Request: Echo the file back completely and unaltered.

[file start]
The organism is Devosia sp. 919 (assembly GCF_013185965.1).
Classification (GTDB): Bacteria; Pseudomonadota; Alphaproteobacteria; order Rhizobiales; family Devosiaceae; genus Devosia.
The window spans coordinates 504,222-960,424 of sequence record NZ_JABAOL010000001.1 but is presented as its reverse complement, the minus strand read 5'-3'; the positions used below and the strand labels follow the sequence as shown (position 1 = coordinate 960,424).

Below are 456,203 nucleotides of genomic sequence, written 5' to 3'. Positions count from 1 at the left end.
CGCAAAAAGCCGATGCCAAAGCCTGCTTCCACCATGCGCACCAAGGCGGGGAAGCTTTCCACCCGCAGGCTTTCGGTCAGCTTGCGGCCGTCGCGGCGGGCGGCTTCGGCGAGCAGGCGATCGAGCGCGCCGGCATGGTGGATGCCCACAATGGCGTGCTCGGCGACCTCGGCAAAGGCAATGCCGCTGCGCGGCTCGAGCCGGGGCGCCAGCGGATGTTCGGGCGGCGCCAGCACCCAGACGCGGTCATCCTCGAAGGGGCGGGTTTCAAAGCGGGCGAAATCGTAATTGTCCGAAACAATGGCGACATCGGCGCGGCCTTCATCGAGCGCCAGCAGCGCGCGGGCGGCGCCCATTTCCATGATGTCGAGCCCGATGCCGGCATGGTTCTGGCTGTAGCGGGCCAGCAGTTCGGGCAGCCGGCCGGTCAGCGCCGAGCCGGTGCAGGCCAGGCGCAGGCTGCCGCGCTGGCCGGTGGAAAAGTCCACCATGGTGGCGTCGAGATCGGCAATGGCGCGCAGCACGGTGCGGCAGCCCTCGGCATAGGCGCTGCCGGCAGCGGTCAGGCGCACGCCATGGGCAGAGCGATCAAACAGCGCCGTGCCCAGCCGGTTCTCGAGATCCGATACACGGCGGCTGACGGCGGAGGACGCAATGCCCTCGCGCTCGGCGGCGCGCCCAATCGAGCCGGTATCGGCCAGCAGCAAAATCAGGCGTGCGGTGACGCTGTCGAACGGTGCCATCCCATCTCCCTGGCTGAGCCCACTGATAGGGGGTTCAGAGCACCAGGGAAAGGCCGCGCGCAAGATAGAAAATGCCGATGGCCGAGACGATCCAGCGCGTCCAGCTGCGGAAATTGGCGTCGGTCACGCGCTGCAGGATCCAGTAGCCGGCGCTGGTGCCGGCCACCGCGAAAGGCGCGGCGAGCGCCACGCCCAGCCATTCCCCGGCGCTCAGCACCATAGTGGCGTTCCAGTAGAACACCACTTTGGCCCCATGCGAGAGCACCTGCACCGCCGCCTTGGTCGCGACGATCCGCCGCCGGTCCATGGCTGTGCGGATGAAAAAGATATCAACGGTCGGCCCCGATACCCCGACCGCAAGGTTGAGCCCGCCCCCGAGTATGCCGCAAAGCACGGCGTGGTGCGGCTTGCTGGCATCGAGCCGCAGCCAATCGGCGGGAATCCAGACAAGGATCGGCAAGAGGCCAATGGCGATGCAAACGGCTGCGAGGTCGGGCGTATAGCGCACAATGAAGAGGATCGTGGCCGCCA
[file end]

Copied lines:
The organism is Devosia sp. 919 (assembly GCF_013185965.1).
Classification (GTDB): Bacteria; Pseudomonadota; Alphaproteobacteria; order Rhizobiales; family Devosiaceae; genus Devosia.
The window spans coordinates 504,222-960,424 of sequence record NZ_JABAOL010000001.1 but is presented as its reverse complement, the minus strand read 5'-3'; the positions used below and the strand labels follow the sequence as shown (position 1 = coordinate 960,424).

Below are 456,203 nucleotides of genomic sequence, written 5' to 3'. Positions count from 1 at the left end.
CGCAAAAAGCCGATGCCAAAGCCTGCTTCCACCATGCGCACCAAGGCGGGGAAGCTTTCCACCCGCAGGCTTTCGGTCAGCTTGCGGCCGTCGCGGCGGGCGGCTTCGGCGAGCAGGCGATCGAGCGCGCCGGCATGGTGGATGCCCACAATGGCGTGCTCGGCGACCTCGGCAAAGGCAATGCCGCTGCGCGGCTCGAGCCGGGGCGCCAGCGGATGTTCGGGCGGCGCCAGCACCCAGACGCGGTCATCCTCGAAGGGGCGGGTTTCAAAGCGGGCGAAATCGTAATTGTCCGAAACAATGGCGACATCGGCGCGGCCTTCATCGAGCGCCAGCAGCGCGCGGGCGGCGCCCATTTCCATGATGTCGAGCCCGATGCCGGCATGGTTCTGGCTGTAGCGGGCCAGCAGTTCGGGCAGCCGGCCGGTCAGCGCCGAGCCGGTGCAGGCCAGGCGCAGGCTGCCGCGCTGGCCGGTGGAAAAGTCCACCATGGTGGCGTCGAGATCGGCAATGGCGCGCAGCACGGTGCGGCAGCCCTCGGCATAGGCGCTGCCGGCAGCGGTCAGGCGCACGCCATGGGCAGAGCGATCAAACAGCGCCGTGCCCAGCCGGTTCTCGAGATCCGATACACGGCGGCTGACGGCGGAGGACGCAATGCCCTCGCGCTCGGCGGCGCGCCCAATCGAGCCGGTATCGGCCAGCAGCAAAATCAGGCGTGCGGTGACGCTGTCGAACGGTGCCATCCCATCTCCCTGGCTGAGCCCACTGATAGGGGGTTCAGAGCACCAGGGAAAGGCCGCGCGCAAGATAGAAAATGCCGATGGCCGAGACGATCCAGCGCGTCCAGCTGCGGAAATTGGCGTCGGTCACGCGCTGCAGGATCCAGTAGCCGGCGCTGGTGCCGGCCACCGCGAAAGGCGCGGCGAGCGCCACGCCCAGCCATTCCCCGGCGCTCAGCACCATAGTGGCGTTCCAGTAGAACACCACTTTGGCCCCATGCGAGAGCACCTGCACCGCCGCCTTGGTCGCGACGATCCGCCGCCGGTCCATGGCTGTGCGGATGAAAAAGATATCAACGGTCGGCCCCGATACCCCGACCGCAAGGTTGAGCCCGCCCCCGAGTATGCCGCAAAGCACGGCGTGGTGCGGCTTGCTGGCATCGAGCCGCAGCCAATCGGCGGGAATCCAGACAAGGATCGGCAAGAGGCCAATGGCGATGCAAACGGCTGCGAGGTCGGGCGTATAGCGCACAATGAAGAGGATCGTGGCCGCCA